Fighting for a dream still unfulfilled

The shadow of Martin Luther King, Jr. looms large over inaugural weekend. The holiday celebrating Dr. King happens to coincide with Inauguration Day. A new King memorial resides on the Tidal Basin on the opposing side of the National Mall from the spot where the 44th President will take the oath of office on King’s own Bible.

The Inauguration takes place of course in the nation’s capital, the District of Columbia. The residents of the majority-black District aren’t living the full-color version of King’s dream. The District’s license plates say, “Taxation without Representation,” and for many, obtaining statehood for DC is a campaign for full citizenship. “We have been a colony of the rest of the states of this country,” said a speaker at the Martin Luther King, Jr. Peace Walk, which celebrated the civil rights hero on January 19. “We need to become a state, the state of New Columbia.”

Statehood wasn’t the only thing on the minds of marchers remembering Dr. King. The event kicked off in Anacostia, an area of Southeast DC which suffers significant social and economic problems. With high unemployment, half of all its residents collect food assistance, and household income and wealth stagnate at the bottom of the pile in a city that ranks as one of the highest in wealth inequality.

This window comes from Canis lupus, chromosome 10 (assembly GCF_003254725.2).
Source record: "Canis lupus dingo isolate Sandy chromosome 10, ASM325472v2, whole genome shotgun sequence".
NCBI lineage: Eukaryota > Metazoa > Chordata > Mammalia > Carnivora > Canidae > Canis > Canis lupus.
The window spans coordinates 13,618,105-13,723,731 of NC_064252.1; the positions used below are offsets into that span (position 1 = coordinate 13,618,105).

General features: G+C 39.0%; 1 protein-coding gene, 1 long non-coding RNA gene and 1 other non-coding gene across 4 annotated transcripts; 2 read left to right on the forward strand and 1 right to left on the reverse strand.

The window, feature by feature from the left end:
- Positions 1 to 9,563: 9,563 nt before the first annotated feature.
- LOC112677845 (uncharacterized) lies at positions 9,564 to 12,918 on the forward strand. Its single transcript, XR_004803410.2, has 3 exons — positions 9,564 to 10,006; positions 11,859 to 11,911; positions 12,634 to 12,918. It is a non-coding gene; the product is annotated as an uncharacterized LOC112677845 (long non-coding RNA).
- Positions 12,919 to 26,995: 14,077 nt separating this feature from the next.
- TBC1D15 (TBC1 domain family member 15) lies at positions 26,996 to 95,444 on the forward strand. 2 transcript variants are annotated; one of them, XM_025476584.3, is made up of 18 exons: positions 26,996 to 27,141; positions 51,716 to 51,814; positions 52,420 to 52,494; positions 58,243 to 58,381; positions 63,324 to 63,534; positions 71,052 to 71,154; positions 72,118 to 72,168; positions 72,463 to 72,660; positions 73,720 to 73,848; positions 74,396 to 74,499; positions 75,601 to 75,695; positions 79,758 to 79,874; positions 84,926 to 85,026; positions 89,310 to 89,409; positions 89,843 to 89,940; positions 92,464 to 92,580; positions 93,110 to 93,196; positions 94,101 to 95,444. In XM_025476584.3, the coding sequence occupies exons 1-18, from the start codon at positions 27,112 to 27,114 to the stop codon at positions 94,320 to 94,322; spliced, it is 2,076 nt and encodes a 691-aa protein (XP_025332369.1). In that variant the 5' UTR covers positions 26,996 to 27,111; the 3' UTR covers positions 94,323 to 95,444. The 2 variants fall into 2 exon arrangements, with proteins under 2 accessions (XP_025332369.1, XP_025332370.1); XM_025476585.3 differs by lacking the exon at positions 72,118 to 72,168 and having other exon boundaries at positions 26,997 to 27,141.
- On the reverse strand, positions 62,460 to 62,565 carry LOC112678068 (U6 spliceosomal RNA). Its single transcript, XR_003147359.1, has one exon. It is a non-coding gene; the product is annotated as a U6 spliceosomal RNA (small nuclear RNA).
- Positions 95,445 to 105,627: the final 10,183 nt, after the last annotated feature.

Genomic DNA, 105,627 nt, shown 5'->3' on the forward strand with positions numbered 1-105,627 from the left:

It perpetually competes for resources. For example, the community is resisting the proposed closure of 15 schools in the District, which they claim disproportionately affects black residents.

Another speaker decried that, while the declining violent crime rate was a good trend, 88 murders in the District in 2012 “is still too many.” Several others assailed the high incarceration rate of young black men–one in three black men will do time in their lifetimes–as a devastating indicator of racial inequality.

Martin Luther King Jr said, “Let us be dissatisfied.” Black communities like Anacostia are communities is distress, not because of the moral failings of individuals or certain cultures, as conservatives claim. It’s because the structural edifice of our society remains racist.

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